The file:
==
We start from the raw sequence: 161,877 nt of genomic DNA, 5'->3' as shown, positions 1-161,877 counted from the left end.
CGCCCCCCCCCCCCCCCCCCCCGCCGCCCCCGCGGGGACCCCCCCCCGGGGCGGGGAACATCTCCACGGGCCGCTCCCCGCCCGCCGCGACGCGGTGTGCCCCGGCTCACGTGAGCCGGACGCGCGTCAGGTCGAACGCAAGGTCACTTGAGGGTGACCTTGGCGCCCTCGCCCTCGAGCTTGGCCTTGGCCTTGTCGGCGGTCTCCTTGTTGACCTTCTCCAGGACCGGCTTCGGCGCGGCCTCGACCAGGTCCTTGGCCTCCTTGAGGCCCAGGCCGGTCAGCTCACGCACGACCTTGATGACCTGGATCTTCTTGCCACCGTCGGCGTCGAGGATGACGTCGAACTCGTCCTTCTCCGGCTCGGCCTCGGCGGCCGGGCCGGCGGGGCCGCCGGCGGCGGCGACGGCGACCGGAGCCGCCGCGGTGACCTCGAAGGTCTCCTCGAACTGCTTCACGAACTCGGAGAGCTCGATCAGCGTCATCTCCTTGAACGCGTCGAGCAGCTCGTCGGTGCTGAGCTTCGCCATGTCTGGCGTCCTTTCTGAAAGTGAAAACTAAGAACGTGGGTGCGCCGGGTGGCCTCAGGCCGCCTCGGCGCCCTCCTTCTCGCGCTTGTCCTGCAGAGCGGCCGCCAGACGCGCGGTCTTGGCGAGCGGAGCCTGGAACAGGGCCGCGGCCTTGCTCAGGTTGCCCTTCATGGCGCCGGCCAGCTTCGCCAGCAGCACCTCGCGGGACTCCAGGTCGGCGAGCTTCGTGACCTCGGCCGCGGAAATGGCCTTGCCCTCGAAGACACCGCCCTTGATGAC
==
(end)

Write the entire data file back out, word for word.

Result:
We start from the raw sequence: 161,877 nt of genomic DNA, 5'->3' as shown, positions 1-161,877 counted from the left end.
CGCCCCCCCCCCCCCCCCCCCCGCCGCCCCCGCGGGGACCCCCCCCCGGGGCGGGGAACATCTCCACGGGCCGCTCCCCGCCCGCCGCGACGCGGTGTGCCCCGGCTCACGTGAGCCGGACGCGCGTCAGGTCGAACGCAAGGTCACTTGAGGGTGACCTTGGCGCCCTCGCCCTCGAGCTTGGCCTTGGCCTTGTCGGCGGTCTCCTTGTTGACCTTCTCCAGGACCGGCTTCGGCGCGGCCTCGACCAGGTCCTTGGCCTCCTTGAGGCCCAGGCCGGTCAGCTCACGCACGACCTTGATGACCTGGATCTTCTTGCCACCGTCGGCGTCGAGGATGACGTCGAACTCGTCCTTCTCCGGCTCGGCCTCGGCGGCCGGGCCGGCGGGGCCGCCGGCGGCGGCGACGGCGACCGGAGCCGCCGCGGTGACCTCGAAGGTCTCCTCGAACTGCTTCACGAACTCGGAGAGCTCGATCAGCGTCATCTCCTTGAACGCGTCGAGCAGCTCGTCGGTGCTGAGCTTCGCCATGTCTGGCGTCCTTTCTGAAAGTGAAAACTAAGAACGTGGGTGCGCCGGGTGGCCTCAGGCCGCCTCGGCGCCCTCCTTCTCGCGCTTGTCCTGCAGAGCGGCCGCCAGACGCGCGGTCTTGGCGAGCGGAGCCTGGAACAGGGCCGCGGCCTTGCTCAGGTTGCCCTTCATGGCGCCGGCCAGCTTCGCCAGCAGCACCTCGCGGGACTCCAGGTCGGCGAGCTTCGTGACCTCGGCCGCGGAAATGGCCTTGCCCTCGAAGACACCGCCCTTGATGAC